The effect of an internet-based, stage-matched message intervention on young taiwanese women's physical activity

Sheu Jen Huang, Wen Chi Hung, Maiga Chang, Janie Chang

Research output: Contribution to journalArticle

29 Citations (Scopus)

Abstract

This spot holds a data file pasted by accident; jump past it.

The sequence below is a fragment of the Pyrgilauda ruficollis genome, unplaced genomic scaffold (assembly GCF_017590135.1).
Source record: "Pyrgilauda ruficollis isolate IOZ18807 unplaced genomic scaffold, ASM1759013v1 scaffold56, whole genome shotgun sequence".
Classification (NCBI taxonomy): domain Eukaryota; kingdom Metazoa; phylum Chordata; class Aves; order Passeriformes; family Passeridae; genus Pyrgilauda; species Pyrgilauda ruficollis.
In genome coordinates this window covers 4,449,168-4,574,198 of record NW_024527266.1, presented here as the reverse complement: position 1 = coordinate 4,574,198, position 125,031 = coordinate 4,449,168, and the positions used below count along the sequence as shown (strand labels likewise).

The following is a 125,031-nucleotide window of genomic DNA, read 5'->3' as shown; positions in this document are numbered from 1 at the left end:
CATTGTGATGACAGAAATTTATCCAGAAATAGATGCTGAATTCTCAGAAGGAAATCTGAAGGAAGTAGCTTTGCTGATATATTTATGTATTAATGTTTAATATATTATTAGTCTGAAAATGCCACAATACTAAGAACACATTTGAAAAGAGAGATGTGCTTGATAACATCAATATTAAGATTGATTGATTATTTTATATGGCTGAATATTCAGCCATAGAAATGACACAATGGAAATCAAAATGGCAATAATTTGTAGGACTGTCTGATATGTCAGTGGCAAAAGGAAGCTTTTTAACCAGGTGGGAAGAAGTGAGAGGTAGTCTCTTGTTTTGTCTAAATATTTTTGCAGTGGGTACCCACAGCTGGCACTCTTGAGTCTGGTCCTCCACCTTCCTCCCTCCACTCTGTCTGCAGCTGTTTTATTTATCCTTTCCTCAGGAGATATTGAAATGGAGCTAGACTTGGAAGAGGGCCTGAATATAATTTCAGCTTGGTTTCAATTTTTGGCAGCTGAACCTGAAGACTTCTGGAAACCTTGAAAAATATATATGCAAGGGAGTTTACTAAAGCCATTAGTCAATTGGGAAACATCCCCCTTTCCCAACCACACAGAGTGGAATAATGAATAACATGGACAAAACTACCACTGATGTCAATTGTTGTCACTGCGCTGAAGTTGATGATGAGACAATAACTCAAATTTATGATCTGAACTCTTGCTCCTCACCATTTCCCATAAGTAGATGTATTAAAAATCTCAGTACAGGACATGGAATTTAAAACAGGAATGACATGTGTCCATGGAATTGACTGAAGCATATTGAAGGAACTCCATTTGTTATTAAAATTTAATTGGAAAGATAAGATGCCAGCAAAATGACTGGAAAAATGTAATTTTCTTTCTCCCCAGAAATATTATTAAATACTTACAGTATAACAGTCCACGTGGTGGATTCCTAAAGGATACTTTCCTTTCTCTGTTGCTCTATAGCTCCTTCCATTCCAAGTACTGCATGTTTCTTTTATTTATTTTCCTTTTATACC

A web-based, stage-matched message intervention was designed in order to see the effect on the physical activity of young Taiwanese women with regard to several variables. The intervention was guided by the Transtheoretical Model (TTM) and was evaluated using a pre-post-test control group design. One hundred thirty female freshmen, enrolled in a nursing class in a university in Taipei, completed the survey at three different points in time. They were assigned to three groups: an experimental group with stage-matched messages on the website, a generic group with non-stage-matched messages on the website, and a control group that was given only lectures but had no access to the website. Results indicated that the subjects in the stage-matched group improved most in terms of stage-of-exercise and amount of physical activity, followed by the generic group at immediate post-test; meanwhile, the control group had a tendency toward downward change. The effect did not persist, however, for the first two groups. A significantly higher level of exercise self-efficacy was found in the stage-matched group than in the other two groups immediately after the intervention. The results suggested that a website conveying theory-based messages can serve as a useful tool for improving young females' physical activity and exercise self-efficacy. Additionally, we need research that edxplores different degrees and dimensions of tailoring in order to find the optimal degree of audience segmentation.